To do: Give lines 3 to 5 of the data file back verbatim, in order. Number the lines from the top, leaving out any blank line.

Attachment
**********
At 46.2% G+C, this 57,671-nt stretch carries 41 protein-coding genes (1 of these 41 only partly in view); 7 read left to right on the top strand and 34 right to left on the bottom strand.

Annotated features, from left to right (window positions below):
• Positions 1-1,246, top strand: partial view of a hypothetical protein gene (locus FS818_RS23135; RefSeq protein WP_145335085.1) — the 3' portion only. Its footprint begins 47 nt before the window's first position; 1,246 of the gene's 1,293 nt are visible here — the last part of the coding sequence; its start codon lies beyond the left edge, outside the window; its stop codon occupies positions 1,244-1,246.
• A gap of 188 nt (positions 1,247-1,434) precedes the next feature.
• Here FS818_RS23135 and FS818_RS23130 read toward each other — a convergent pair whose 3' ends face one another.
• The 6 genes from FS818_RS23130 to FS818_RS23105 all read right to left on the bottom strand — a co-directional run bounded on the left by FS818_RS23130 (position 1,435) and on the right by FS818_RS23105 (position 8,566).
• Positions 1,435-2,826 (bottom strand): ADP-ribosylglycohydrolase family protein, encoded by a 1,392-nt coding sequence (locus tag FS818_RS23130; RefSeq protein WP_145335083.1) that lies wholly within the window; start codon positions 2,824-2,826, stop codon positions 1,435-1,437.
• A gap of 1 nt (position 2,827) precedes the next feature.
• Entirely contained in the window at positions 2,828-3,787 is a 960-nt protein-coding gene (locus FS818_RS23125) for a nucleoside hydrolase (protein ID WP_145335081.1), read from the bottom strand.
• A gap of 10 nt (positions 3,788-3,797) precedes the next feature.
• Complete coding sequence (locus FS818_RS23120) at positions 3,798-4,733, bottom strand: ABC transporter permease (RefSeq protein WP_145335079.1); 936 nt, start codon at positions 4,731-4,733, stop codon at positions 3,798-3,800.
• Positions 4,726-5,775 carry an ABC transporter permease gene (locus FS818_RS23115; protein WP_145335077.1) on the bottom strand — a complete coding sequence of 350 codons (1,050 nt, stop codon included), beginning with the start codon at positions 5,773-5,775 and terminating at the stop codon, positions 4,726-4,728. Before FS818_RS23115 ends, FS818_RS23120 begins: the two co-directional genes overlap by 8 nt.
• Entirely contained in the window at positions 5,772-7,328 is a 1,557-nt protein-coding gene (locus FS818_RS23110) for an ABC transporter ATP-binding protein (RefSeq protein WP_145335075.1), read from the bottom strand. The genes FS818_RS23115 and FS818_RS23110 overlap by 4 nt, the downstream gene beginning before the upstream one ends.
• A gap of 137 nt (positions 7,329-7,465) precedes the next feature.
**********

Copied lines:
• Positions 1-1,246, top strand: partial view of a hypothetical protein gene (locus FS818_RS23135; RefSeq protein WP_145335085.1) — the 3' portion only. Its footprint begins 47 nt before the window's first position; 1,246 of the gene's 1,293 nt are visible here — the last part of the coding sequence; its start codon lies beyond the left edge, outside the window; its stop codon occupies positions 1,244-1,246.
• A gap of 188 nt (positions 1,247-1,434) precedes the next feature.
• Here FS818_RS23135 and FS818_RS23130 read toward each other — a convergent pair whose 3' ends face one another.